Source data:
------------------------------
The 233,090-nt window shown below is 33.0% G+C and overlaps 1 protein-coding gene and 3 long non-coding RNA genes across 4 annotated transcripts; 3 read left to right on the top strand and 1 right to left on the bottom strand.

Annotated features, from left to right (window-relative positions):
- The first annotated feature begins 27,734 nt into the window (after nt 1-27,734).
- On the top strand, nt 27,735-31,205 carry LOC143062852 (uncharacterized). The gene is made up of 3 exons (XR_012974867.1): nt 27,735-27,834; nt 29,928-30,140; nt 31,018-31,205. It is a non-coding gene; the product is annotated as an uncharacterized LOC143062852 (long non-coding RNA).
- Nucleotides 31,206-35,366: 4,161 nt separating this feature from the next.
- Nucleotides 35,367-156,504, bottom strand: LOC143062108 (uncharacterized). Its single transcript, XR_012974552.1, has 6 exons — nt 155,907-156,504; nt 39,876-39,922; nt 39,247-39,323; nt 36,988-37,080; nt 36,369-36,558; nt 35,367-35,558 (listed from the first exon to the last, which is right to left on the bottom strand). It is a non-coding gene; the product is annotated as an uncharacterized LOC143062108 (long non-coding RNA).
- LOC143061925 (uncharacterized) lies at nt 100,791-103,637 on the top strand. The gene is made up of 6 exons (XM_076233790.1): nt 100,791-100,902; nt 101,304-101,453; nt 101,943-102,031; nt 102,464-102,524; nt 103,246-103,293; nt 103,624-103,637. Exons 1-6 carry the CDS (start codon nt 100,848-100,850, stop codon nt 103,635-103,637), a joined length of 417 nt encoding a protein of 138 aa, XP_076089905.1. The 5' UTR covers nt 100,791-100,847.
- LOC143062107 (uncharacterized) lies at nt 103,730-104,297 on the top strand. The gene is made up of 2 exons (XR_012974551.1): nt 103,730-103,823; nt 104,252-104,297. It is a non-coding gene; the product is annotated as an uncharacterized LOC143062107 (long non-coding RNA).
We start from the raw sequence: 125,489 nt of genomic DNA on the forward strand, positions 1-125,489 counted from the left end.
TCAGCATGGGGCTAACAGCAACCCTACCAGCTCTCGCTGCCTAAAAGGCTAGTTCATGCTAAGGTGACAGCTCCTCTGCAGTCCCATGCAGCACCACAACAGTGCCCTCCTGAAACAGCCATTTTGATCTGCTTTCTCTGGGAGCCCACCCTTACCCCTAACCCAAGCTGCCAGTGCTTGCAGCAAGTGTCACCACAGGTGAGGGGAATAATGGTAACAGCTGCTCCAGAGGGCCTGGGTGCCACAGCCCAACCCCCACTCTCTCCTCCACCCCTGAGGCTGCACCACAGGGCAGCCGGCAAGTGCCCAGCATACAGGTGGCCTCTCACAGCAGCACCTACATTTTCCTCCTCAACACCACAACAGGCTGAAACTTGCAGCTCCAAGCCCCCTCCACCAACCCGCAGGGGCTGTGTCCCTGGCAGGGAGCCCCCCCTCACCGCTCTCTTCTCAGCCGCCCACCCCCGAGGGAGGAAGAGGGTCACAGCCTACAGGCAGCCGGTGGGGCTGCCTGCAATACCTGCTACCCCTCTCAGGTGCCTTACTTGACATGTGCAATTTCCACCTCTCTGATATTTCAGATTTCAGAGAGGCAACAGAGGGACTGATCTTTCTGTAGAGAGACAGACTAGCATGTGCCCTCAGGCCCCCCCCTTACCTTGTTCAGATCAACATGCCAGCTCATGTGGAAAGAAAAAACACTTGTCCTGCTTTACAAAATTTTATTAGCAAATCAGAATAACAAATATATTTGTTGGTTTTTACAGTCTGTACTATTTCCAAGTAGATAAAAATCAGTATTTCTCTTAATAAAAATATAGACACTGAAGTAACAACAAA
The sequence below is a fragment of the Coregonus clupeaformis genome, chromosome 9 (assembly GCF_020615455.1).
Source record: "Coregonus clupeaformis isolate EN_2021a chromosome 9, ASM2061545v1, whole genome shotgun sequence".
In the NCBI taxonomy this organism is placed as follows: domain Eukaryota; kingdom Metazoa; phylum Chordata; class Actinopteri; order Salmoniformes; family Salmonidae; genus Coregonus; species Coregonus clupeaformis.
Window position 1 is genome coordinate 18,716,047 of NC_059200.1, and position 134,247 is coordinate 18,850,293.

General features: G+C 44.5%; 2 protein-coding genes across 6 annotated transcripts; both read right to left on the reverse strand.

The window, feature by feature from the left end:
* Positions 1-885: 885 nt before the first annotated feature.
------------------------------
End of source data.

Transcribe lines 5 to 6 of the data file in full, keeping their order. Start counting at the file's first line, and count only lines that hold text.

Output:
- Nucleotides 31,206-35,366: 4,161 nt separating this feature from the next.
- Nucleotides 35,367-156,504, bottom strand: LOC143062108 (uncharacterized). Its single transcript, XR_012974552.1, has 6 exons — nt 155,907-156,504; nt 39,876-39,922; nt 39,247-39,323; nt 36,988-37,080; nt 36,369-36,558; nt 35,367-35,558 (listed from the first exon to the last, which is right to left on the bottom strand). It is a non-coding gene; the product is annotated as an uncharacterized LOC143062108 (long non-coding RNA).